Elected leaders, police brass, civic leaders, clergy, community activists and others participated in the day-long meeting held at the Old Stone Church on Public Square downtown.
The training sessions were prompted by rising racial tension and a heavy-handed police force in the warehouse district.
"By coming here, a lot of people are scared, implying they might be doing something wrong, which they're not, " Bobby George said. George owns the Barley House on West Sixth.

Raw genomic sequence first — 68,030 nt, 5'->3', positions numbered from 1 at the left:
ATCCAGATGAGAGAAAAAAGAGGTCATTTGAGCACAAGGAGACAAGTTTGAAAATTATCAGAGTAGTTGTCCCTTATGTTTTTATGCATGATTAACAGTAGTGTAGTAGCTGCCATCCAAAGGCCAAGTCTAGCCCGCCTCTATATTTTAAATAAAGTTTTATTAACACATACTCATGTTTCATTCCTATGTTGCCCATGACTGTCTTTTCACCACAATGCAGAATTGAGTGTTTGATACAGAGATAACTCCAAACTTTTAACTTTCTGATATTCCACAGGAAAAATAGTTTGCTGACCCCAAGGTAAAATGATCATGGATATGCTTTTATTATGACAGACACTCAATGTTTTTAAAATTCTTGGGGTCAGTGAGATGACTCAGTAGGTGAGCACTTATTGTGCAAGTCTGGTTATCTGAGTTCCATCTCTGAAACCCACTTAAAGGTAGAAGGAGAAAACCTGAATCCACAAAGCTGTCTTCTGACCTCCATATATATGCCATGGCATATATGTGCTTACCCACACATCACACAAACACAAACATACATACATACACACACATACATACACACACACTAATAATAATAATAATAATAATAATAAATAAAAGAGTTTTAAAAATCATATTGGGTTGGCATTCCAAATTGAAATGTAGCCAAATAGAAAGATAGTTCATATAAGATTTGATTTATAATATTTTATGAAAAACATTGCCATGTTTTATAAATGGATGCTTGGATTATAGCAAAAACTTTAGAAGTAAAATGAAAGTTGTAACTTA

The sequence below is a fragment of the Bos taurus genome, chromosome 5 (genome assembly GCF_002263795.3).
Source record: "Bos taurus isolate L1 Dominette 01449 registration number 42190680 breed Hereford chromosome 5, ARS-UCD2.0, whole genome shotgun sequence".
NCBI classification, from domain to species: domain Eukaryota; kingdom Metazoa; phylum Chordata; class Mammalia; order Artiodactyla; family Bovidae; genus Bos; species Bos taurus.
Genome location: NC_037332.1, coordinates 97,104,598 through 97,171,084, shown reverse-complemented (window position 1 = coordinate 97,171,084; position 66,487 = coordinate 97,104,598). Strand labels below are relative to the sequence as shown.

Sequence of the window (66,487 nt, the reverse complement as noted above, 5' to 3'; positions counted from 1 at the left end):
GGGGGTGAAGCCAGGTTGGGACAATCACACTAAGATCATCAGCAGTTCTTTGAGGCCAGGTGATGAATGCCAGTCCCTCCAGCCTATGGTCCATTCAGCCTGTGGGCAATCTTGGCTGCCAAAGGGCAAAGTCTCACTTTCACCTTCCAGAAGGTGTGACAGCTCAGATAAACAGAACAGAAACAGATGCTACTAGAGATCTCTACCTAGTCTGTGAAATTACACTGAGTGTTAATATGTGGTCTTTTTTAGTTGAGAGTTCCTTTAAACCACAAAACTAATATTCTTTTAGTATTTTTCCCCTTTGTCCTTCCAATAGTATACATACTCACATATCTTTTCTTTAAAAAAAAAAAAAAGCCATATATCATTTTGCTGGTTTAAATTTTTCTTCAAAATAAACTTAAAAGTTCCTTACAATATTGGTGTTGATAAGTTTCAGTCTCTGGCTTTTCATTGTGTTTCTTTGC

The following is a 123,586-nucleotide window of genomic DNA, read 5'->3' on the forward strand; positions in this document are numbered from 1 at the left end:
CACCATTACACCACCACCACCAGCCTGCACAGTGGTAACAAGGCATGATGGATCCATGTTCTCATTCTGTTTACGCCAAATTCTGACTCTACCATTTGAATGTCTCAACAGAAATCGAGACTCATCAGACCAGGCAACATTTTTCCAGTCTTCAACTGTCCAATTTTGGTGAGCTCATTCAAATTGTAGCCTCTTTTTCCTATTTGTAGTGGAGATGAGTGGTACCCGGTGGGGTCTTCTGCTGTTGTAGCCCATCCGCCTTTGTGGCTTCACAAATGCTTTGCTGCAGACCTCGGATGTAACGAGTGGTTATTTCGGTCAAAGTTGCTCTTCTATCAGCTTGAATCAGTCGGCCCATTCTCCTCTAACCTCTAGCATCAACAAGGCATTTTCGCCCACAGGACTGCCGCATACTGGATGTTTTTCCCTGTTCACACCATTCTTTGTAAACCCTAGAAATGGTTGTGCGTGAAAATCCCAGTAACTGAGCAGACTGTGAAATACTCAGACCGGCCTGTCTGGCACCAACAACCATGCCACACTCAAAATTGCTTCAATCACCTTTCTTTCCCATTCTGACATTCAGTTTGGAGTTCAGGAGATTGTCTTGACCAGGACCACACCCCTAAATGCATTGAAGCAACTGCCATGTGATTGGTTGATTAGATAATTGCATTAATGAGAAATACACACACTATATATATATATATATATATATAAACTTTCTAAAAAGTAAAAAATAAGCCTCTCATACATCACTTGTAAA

George objected to a comment made by an individual, who said one way to resolve conflict is to hire minorities.
"I think some of the comments were out of line because they're implying we're not doing that already," George said.
Downtown Cleveland Councilman Joe Cimperman was happy about the turnout.
"This is a room of construction. There are no demolition permits here today. What everyone is doing is working on how we can build and do it together," Cimperman said.
This was the first in what is expected to be a series of training seminars that are designed to help business owners and employees become even more familiar with discrimination laws.